To James Madison
Paris May 11. 1785.
Your favor of Jan. 9. came to my hands on the 13th. of April. The very full and satisfactory detail of the proceedings of assembly which it contained, gave me the highest pleasure. The value of these communications cannot be calculated at a shorter distance than the breadth of the Atlantic. Having lately made a cypher on a more convenient plan than the one we have used, I now transmit it to you by a Monsr. Doradour who goes to settle in Virginia. His family will follow him next year. Should he have occasion of your patronage I beg leave to solicit it for him. They yesterday finished printing my notes. I had 200 copies printed, but do not put them out of my own hands, except two or three copies here, and two which I shall send to America, to yourself and Colo. Monroe, if they can be ready this evening as promised. In this case you will receive one by Monsr. Doradour. I beg you to peruse it carefully because I ask your advice on it and ask nobody’s else. I wish to put it into the hands of the young men at the college, as well on account of the political as physical parts. But there are sentiments on some subjects which I apprehend might be displeasing to the country perhaps to the assembly or to some who lead it. I do not wish to be exposed to their censure, nor do I know how far their influence, if exerted, might effect a misapplication of law to such a publication were it made. Communicate it then in confidence to those whose judgments and information you would pay respect to: and if you think it will give no offence I will send a copy to each of the students of W.M.C. and some others to my friends and to your disposal. Otherwise I shall only send over a very few copies to particular friends in confidence and burn the rest. Answer me soon and without reserve. Do not view me as an author, and attached to what he has written. I am neither. They were at first intended only for Marbois. When I had enlarged them, I thought first of giving copies to three or four friends. I have since supposed they might set our young students into a useful train of thought and in no event do I propose to admit them to go to the public at large. A variety of accidents have postponed my writing to you till I have no further time to continue my letter. The next packet will sail from Havre. I will then send your books and write more fully. But answer me immediately on the preceding subject. I am with much affection Dr. Sir Your friend and servt.,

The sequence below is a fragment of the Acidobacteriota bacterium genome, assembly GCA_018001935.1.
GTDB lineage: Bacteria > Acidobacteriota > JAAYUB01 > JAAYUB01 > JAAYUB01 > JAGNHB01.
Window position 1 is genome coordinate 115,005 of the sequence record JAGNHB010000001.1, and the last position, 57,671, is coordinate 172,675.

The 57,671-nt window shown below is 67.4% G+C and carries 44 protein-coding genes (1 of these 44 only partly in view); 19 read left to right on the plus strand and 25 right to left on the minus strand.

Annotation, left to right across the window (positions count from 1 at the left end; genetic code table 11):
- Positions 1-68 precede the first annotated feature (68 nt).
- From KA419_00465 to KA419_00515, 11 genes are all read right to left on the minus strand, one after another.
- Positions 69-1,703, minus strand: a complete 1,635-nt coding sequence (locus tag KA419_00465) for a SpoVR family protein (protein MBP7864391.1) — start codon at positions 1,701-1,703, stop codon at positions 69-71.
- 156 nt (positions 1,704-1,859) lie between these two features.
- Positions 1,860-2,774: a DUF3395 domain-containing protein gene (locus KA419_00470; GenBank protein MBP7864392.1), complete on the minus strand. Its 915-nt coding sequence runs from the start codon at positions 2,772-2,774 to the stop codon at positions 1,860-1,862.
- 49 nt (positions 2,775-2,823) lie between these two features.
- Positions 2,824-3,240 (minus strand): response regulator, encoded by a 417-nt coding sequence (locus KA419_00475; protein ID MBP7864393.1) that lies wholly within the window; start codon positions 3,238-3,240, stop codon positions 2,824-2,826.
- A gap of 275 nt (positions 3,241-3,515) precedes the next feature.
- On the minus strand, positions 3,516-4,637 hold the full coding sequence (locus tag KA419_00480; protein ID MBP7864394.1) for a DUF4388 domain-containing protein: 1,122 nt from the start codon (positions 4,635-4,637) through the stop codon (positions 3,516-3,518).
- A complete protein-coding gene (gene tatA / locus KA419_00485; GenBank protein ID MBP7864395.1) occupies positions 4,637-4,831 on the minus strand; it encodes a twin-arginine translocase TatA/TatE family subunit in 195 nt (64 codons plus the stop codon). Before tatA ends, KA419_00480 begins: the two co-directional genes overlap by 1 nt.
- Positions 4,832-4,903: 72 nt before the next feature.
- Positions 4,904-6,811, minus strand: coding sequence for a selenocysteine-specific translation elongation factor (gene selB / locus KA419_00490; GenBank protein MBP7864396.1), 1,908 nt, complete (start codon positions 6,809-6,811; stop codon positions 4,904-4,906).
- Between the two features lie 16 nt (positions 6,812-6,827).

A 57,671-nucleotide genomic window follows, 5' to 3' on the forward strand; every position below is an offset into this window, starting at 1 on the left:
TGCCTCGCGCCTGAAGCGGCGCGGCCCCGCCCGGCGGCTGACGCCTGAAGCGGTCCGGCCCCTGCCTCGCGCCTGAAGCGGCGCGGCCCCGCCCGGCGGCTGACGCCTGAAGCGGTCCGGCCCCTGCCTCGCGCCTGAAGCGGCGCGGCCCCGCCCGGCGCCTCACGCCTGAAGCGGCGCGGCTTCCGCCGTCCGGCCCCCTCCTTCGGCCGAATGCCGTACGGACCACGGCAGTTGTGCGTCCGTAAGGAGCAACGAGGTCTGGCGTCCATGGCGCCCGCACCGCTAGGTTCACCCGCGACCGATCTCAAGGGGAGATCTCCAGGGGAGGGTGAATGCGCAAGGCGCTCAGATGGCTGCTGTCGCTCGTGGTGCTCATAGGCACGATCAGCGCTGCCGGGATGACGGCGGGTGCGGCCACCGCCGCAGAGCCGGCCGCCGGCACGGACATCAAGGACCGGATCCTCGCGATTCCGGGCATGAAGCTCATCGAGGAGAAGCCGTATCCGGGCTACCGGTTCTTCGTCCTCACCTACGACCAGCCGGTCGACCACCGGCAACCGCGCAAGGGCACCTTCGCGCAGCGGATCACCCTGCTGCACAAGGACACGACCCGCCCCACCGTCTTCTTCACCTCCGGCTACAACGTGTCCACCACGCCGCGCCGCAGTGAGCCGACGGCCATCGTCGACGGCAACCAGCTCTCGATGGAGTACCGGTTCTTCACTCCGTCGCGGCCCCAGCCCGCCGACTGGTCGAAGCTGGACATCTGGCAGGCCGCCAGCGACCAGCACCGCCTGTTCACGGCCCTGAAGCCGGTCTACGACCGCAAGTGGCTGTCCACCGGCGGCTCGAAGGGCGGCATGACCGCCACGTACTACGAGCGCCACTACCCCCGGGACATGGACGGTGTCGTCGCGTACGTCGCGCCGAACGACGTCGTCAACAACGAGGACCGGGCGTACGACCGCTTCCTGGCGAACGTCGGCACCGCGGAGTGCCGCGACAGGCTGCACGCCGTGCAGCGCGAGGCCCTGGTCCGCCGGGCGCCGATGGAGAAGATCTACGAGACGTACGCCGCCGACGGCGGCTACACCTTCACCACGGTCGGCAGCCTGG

RC (DLC: Madison Papers); endorsed. Entry in SJL reads: “Jas. Madison. Receipt of his of Jan. 9. Thanks for detail. Recommend Doradour—send cypher. Will send him copy of my notes if ready by the evening. Only send one other copy to Amer. viz to Monroe. Ask his advice. I want to send to each of students at W.M.C. but apprehend will give offence. Next packet goes from Havre. Will then send his books and write more fully.” Opposite the entry is the notation: “delivered Monsr. Doradour. May 11.” Enclosure: Code No. 9 to be substituted for Code No. 3.
They yesterday finished printing my notes: The first “private” edition of Notes on the State of Virginia, which will be printed in the topical series in this edition. See (in illustrations) presentation inscription in Richard Price’s copy of the Notes; Marbois’ Queries concerning Virginia (Vol. 4: 166–7); see also Alice H. Lerch, “Who Was the Printer of Jefferson’s Notes,” Bookmen’s Holiday, Notes and Studies Written in Tribute to Harry Miller Lydenberg, New York Public Library, 1943.